|Publication number||US6268302 B1|
|Application number||US 08/832,481|
|Publication date||Jul 31, 2001|
|Filing date||Apr 2, 1997|
|Priority date||Nov 18, 1994|
|Also published as||DE69723249D1, DE69723249T2, DE69723249T8, EP0894159A1, EP0894159B1, US5681646, WO1997040225A1|
|Publication number||08832481, 832481, US 6268302 B1, US 6268302B1, US-B1-6268302, US6268302 B1, US6268302B1|
|Inventors||Simon Kwame Ofosu, Peter Michailovich Kobylivker, Mary Lou DeLucia, Robert Leslie Hudson, John Joseph Sayovitz|
|Original Assignee||Kimberly-Clark Worldwide, Inc.|
|Export Citation||BiBTeX, EndNote, RefMan|
|Patent Citations (70), Non-Patent Citations (1), Referenced by (25), Classifications (31), Legal Events (5)|
|External Links: USPTO, USPTO Assignment, Espacenet|
This application is a continuation of application Ser. No. 08/639,853 entitled “HIGH STRENGTH SPUNBOND FABRIC FROM HIGH MELT FLOW RATE POLYMERS” and filed in the U.S. Patent and Trademark Office on Apr. 19, 1996 now U.S. Pat. No. 5,681,646, which is itself a Continuation-in-Part of application Ser. No. 08/341,799 filed Nov. 18, 1994, now abandoned. The entirety of these Applications are hereby incorporated by reference.
This invention relates generally to a nonwoven fabric or web which is formed from spunbond fibers of a thermoplastic resin and laminates using such a web as a component.
Thermoplastic resins have been extruded to form fibers, fabrics and webs for a number of years. The most common thermoplastics for this application are polyolefins, particularly polypropylene. Other materials such as polyesters, polyetheresters, polyamides and polyurethanes are also used to form spunbond fabrics.
Nonwoven fabrics or webs are useful for a wide variety of applications such as diapers, feminine hygiene products, towels, and recreational or protective fabrics. The nonwoven fabrics used in these applications are often in the form of laminates like spunbond/spunbond (SS) laminates or spunbond/meltblown/spunbond (SMS) laminates.
One of the desired characteristics of nonwoven fabrics is that they be as soft as possible. Previously, improving softness has generally involved a trade-off with other desirable properties of the web such as tensile strength. For example, polyethylene webs are very soft but also quite weak.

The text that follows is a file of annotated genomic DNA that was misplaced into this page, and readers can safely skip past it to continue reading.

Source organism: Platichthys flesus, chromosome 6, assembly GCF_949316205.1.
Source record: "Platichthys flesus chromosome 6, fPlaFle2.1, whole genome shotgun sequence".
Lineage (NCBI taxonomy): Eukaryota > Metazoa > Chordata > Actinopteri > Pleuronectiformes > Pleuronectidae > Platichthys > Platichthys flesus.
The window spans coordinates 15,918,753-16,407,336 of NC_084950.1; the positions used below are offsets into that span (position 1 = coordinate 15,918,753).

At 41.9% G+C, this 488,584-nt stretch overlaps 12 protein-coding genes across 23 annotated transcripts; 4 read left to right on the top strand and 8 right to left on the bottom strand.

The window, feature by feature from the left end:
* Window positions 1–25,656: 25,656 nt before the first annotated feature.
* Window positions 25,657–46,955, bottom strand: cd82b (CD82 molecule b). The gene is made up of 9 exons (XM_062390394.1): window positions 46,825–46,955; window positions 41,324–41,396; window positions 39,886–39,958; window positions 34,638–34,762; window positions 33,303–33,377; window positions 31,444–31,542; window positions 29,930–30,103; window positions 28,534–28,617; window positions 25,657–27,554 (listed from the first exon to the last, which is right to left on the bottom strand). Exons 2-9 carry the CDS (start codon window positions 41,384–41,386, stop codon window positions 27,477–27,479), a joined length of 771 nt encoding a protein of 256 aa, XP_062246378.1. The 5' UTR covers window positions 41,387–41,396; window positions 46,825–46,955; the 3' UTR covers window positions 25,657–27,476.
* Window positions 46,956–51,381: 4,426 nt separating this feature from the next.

It is an object of this invention to provide a spunbond polyolefin nonwoven fabric or web which is softer than those conventionally produced but which has comparable strength characteristics.
A soft and strong nonwoven spunbond polyolefin fabric is provided which is a multilayer laminate of a first web of high melt flow polymer fibers and a second web of low melt flow polymer fibers. The web of low melt flow polymer fibers is produced from polyolefin polymer having a melt flow rate of below 50 grams/10 minutes at 230° C. The web of high melt flow polymer fibers is produced from polyolefin polymer having a melt flow rate of at least 50 grams/10 minutes at 230° C. wherein the polyolefin polymer is initially produced as a reactor granule through the use of a Ziegler-Natta catalyst with a melt flow rate below 50 grams/10 minutes at 230° C. and subsequently modified by a method such as the addition of up to 1000 ppm of peroxide, the addition of up to 5 weight percent of an organo-metallic compound and the addition of up to 5 weight percent of a transition metal oxide. This treatment increases the melt flow rate of the polymer by a factor of at least two. Such a laminate has a tensile strength of at least 10% greater than a similar laminate made without a high melt flow rate web but instead with a web of the same type as the second web. The fabric of this invention may also have various layers disposed between the first and second webs.
The nonwoven fabric of this invention may be used in products such as, for example, garments, personal care products, medical products, protective covers and outdoor fabrics.